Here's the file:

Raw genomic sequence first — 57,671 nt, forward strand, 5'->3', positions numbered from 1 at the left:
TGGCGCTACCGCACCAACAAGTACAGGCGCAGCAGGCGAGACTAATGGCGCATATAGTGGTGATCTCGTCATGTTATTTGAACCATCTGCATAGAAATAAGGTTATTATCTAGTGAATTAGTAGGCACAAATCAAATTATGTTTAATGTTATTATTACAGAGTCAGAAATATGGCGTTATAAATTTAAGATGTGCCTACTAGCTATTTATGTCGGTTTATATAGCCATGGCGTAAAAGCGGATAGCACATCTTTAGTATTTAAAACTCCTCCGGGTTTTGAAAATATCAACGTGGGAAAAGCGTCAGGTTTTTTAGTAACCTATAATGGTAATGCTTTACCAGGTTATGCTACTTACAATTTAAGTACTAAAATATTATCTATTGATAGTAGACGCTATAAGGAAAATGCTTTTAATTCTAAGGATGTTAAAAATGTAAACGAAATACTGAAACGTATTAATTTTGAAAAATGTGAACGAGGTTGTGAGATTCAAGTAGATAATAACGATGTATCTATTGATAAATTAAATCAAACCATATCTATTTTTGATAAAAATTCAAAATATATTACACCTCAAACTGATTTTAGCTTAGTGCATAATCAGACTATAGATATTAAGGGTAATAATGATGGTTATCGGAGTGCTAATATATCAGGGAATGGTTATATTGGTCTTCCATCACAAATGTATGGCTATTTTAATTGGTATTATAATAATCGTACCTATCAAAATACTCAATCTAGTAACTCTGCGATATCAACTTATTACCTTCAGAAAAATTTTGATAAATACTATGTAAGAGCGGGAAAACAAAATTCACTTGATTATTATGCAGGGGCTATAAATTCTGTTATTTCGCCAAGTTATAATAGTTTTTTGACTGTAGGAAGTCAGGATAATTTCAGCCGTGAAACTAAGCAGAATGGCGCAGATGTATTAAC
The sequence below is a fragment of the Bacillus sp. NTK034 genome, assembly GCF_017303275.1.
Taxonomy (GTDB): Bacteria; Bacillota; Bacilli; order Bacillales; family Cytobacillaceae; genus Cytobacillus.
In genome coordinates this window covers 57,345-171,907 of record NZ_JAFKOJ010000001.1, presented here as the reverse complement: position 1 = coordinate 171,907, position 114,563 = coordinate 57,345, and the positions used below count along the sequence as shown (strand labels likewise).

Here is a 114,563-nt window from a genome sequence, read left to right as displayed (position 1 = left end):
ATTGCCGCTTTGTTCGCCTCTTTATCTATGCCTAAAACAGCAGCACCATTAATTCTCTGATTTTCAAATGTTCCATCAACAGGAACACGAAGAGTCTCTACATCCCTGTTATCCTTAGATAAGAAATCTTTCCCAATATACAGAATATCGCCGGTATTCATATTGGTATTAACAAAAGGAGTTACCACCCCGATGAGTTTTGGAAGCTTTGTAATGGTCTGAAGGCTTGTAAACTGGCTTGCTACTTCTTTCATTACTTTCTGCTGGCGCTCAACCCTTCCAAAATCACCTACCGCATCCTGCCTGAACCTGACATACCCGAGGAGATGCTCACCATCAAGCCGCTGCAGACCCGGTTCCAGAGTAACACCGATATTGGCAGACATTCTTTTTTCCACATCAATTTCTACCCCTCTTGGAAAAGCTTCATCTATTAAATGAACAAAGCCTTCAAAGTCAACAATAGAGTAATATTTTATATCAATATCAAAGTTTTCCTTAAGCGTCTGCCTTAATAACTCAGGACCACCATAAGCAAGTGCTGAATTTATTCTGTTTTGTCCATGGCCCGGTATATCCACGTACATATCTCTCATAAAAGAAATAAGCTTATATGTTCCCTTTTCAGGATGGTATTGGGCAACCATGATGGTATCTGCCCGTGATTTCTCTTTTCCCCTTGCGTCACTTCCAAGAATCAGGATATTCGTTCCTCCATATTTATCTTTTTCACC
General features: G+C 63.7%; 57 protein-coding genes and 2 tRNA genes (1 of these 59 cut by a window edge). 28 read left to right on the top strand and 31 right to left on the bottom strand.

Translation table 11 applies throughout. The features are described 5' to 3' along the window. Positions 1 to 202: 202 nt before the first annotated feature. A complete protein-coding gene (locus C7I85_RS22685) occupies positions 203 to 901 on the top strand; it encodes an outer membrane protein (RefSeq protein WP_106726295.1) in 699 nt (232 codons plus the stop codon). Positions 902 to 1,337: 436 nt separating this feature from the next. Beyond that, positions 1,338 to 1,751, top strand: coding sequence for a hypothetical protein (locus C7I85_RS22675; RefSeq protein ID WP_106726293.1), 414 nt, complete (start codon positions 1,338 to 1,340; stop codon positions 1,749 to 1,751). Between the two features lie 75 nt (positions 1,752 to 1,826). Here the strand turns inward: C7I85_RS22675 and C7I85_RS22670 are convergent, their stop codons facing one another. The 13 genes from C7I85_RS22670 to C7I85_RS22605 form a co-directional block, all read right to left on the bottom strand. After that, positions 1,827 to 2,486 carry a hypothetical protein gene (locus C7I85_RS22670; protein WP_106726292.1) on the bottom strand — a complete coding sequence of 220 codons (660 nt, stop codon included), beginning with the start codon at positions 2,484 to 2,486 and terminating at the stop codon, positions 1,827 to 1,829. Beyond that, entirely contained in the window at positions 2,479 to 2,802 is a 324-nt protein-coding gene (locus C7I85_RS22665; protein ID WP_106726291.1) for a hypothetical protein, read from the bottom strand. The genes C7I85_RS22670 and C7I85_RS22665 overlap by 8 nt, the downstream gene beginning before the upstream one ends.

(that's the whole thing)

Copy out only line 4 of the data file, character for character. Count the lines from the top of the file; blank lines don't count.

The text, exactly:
Taxonomy (GTDB): Bacteria; Bacillota; Bacilli; order Bacillales; family Cytobacillaceae; genus Cytobacillus.